Dumpster Diving in the UK
Below are the posts from our dumpster diving exploits in the UK. In England it's called "skipping", which half makes sense, but not really. The scene isn't as good as in Denmark, but it's much better than in Canada.
24.08.2006: we've been dumpster diving in rugby before, last time we were in england, so there was no urge to run around late at night and get knived. we did have a very interesting conversation with a girl working the bread counter at sainsburys though, who told us the amazing life-cycle of sainsburys bread. the first day a loaf is made it sits by the bakery counter for people to buy fresh. on its second day it is sliced and put into a bag and placed on the shelf. if it's survived to its third day then it's marked down in price. on the forth day its only destination is the dumpster. intriguing. and counter to what i previously believed, sainsburys (or this one at least) doesn't use a trash compactor, just one huge dumpster that is accessible to anyone. what the fuck are you waiting for?
it's a shame because it had never occurred to her that she could just take the bread for herself, or that anyone else might want to. i was hoping that she might start.
and just to be complete, there was a sandwhich shop in town with its dumpster clearly visible from the street, that days unused baguettes poking up from it, tempting the rats and dumpster divers alike. or maybe it was just me.
05.07.06: i wish we'd been in england two weeks ago. what with caburys recalling over a million chocolate bars. if would have been like easter all over again. i miss having that stockpile of chocolate for whenever i have the craving. "the levels are significantly below the standard that would be any health problem, but we are taking this measure as a precaution". waste as standard procedure and no one gets the chance to make the decision for themselves. but again, my opinion doesn't count because i'm not willing to buy from cadburys-schweppes anyway (note, coca cola only owns their soft drink brands in around a 100 countries, not their chocolate, if that makes a difference).
28.03.06: me and julie spent the weekend in middle england, and obviously we had to go taste the english dumpsters (something i should have done years ago). we visited a rather nice kwiksave, a pathetic lidl, and our local haunt netto. but not quite in that order.
we headed straight for the netto (of course) but their dumpster stank of who knows what evils. it was barely a good introduction to dumpster diving for my vaguely willing friends. on another day this dumpster might be perfect, tucked away nicely around the back of the store and with a surprising lack of security and surveillance.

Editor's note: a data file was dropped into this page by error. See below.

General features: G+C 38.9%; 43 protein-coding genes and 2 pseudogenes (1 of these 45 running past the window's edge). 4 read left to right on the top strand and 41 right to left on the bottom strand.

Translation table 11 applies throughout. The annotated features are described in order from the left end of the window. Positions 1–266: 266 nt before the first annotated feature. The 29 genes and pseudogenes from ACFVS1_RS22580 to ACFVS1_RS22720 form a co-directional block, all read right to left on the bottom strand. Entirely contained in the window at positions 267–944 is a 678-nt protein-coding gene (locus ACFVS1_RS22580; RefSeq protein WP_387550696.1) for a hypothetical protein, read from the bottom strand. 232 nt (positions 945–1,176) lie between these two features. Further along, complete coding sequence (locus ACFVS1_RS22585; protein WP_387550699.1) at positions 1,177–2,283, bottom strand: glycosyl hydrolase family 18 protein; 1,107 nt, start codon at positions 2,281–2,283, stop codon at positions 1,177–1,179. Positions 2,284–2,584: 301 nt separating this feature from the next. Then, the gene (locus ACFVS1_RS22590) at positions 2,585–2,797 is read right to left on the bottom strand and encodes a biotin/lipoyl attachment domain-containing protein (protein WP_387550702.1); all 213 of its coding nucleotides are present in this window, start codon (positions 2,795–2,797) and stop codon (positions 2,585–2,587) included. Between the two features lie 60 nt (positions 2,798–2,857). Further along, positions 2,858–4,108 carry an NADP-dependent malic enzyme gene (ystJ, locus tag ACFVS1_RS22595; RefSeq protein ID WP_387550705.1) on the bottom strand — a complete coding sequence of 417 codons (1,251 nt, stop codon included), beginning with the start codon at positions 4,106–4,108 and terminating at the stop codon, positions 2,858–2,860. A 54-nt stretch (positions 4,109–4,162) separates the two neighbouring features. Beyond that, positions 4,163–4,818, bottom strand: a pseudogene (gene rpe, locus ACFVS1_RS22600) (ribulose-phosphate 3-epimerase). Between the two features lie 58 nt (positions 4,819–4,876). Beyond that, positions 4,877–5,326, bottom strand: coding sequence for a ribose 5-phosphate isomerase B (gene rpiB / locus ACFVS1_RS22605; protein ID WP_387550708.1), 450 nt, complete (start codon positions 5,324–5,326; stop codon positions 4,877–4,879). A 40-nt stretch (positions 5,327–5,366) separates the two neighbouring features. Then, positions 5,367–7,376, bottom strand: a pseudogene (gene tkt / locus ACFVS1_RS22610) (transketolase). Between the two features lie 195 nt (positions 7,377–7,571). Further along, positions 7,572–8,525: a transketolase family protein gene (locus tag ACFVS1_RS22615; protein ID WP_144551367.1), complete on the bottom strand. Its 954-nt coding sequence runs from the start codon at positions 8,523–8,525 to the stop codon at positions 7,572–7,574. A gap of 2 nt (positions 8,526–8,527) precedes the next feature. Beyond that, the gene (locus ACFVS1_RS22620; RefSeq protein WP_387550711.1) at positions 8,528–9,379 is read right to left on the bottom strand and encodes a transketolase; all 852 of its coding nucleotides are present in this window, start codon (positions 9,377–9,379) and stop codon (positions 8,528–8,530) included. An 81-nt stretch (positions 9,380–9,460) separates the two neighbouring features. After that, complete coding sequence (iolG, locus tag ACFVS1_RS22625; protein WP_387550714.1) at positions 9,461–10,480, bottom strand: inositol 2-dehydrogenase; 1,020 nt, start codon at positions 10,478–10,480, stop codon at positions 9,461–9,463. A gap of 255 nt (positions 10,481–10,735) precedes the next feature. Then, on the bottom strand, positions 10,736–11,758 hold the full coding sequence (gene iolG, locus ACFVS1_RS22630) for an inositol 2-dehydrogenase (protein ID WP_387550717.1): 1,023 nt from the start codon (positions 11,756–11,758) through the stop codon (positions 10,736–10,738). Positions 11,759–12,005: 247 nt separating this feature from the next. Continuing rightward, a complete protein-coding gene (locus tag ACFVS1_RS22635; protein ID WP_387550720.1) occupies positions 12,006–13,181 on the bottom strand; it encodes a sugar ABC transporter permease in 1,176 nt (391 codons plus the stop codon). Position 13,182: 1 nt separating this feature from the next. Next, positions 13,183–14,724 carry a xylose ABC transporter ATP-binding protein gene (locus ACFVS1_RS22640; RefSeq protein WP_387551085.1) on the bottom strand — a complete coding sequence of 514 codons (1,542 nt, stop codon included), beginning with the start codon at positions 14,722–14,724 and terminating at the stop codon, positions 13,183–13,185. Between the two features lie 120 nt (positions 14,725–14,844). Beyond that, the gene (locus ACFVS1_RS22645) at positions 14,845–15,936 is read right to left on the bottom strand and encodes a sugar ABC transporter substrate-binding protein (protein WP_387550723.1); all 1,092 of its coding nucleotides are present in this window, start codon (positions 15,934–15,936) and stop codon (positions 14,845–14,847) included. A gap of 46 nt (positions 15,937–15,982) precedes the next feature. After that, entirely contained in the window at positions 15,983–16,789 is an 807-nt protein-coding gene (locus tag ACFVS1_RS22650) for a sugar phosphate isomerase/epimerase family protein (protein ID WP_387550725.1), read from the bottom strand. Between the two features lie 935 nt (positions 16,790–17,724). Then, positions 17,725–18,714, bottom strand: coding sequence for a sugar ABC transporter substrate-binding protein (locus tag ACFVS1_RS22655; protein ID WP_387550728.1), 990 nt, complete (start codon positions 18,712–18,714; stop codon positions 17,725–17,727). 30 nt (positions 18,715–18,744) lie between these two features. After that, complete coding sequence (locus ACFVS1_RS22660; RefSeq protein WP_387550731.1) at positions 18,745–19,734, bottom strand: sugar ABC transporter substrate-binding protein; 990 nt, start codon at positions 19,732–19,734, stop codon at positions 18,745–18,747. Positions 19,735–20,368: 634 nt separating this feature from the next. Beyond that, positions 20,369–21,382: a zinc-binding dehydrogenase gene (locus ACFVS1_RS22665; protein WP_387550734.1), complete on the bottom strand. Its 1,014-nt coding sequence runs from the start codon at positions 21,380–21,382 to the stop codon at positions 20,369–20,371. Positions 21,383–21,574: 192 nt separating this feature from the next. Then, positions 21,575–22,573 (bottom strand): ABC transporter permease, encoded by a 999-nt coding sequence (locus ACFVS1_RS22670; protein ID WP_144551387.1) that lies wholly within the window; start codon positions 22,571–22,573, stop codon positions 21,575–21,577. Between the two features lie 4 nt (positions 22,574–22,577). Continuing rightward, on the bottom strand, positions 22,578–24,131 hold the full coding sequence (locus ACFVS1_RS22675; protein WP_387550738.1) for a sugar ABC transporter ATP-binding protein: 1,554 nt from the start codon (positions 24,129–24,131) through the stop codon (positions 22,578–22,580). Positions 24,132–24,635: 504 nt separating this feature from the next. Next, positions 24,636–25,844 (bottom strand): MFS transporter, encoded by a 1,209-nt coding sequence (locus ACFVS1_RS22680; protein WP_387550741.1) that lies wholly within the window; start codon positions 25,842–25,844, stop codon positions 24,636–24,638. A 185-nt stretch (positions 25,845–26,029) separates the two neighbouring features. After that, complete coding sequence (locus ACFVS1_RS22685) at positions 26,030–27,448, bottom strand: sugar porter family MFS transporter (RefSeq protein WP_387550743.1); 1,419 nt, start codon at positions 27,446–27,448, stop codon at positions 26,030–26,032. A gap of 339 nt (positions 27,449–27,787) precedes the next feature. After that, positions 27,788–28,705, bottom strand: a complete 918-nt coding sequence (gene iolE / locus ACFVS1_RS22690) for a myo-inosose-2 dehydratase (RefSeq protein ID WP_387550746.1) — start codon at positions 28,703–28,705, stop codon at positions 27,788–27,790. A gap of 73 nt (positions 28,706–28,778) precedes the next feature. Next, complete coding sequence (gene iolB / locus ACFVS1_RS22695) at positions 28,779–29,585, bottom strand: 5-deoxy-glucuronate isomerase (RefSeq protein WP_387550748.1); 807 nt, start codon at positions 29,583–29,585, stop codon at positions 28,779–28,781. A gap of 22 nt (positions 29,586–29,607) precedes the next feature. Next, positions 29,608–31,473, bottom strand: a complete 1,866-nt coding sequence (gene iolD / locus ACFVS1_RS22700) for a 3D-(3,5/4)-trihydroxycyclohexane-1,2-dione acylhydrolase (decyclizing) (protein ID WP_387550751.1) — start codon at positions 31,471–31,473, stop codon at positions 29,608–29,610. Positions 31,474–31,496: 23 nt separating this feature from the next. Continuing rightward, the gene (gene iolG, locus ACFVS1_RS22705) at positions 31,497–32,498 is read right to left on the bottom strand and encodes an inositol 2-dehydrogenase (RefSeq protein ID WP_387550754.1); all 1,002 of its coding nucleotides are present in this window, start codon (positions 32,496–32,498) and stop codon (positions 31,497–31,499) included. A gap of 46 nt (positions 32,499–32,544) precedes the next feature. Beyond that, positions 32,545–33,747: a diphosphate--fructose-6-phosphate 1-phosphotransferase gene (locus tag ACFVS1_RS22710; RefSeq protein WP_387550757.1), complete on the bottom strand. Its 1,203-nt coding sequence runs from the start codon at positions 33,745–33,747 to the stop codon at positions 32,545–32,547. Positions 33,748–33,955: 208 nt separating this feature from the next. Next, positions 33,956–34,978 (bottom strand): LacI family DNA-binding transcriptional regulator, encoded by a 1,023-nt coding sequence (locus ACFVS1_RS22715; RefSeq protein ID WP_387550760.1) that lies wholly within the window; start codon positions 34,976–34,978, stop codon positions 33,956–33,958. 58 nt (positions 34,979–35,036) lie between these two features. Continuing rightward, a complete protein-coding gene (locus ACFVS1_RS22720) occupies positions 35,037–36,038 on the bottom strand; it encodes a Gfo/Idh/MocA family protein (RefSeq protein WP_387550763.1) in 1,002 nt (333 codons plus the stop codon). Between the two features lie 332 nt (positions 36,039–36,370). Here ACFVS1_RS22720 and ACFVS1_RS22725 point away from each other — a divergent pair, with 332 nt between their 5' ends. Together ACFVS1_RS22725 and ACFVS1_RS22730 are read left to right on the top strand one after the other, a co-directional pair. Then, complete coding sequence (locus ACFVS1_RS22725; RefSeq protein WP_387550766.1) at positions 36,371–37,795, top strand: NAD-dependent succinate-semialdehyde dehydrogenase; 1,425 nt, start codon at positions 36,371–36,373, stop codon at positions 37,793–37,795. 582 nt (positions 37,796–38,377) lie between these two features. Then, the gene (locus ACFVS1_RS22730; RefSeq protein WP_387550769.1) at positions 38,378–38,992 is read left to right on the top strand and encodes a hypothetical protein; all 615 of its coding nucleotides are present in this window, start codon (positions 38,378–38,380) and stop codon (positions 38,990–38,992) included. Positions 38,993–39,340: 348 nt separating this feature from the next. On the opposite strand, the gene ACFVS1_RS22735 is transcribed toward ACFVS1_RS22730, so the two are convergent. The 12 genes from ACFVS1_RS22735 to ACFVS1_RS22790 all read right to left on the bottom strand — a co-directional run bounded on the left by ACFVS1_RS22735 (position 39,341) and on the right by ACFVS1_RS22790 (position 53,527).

just across the road is a multi-storey carpark that's home to a nice selection of bins from the shopping centre it serves. here is where we found the juice, and they'd even left the lights on for us so we could see what we were doing. we then proceeded to carry a huge clear plastic bin bag around town containing:
- 9 broccoli
- 1 bottle orange juice
- 4 oranges
- 7 large potatos
- 3 packs of onion bhajis
- a few good carrots
lidl was the only other supermarket anywhere near my house and you'd think they wouldn't give two fucks about their bins. we trekked all the way down there to find absolutely nothing. not even a bad smell. although we did meet two guys coming back the hill carrying a construction barrier. there's your anti-social behaviour. then ben, again brandishing the bourbon, shouting at them to "put that back! they might need that!", while breaking into a run and covering his head. the big drunk irresponsible wuss.
we took a shortcut across a field and got our shoes all covered in mud. and then passing the local gun shop i had to fight my urge to check their bins. it would have been funny. and i'd love to know what they actually sell these days. i imagine air guns and stuffed rabbits.
my parents weren't too impressed with all the trash we bought home and most of it went into the compost bin - still better than where we found it. photo documentary courtesy of corey:
the other great thing about my short stay in england was my nan had bought kitkats. i wont buy nestle, but i just feel rude if i tell my nan i can't eat her kitkats because they're unethical. when i tried to explain this too her (while munching the kitkat down) she just laughed. it's weird because a few nights previously i'd had a killer kitkat craving.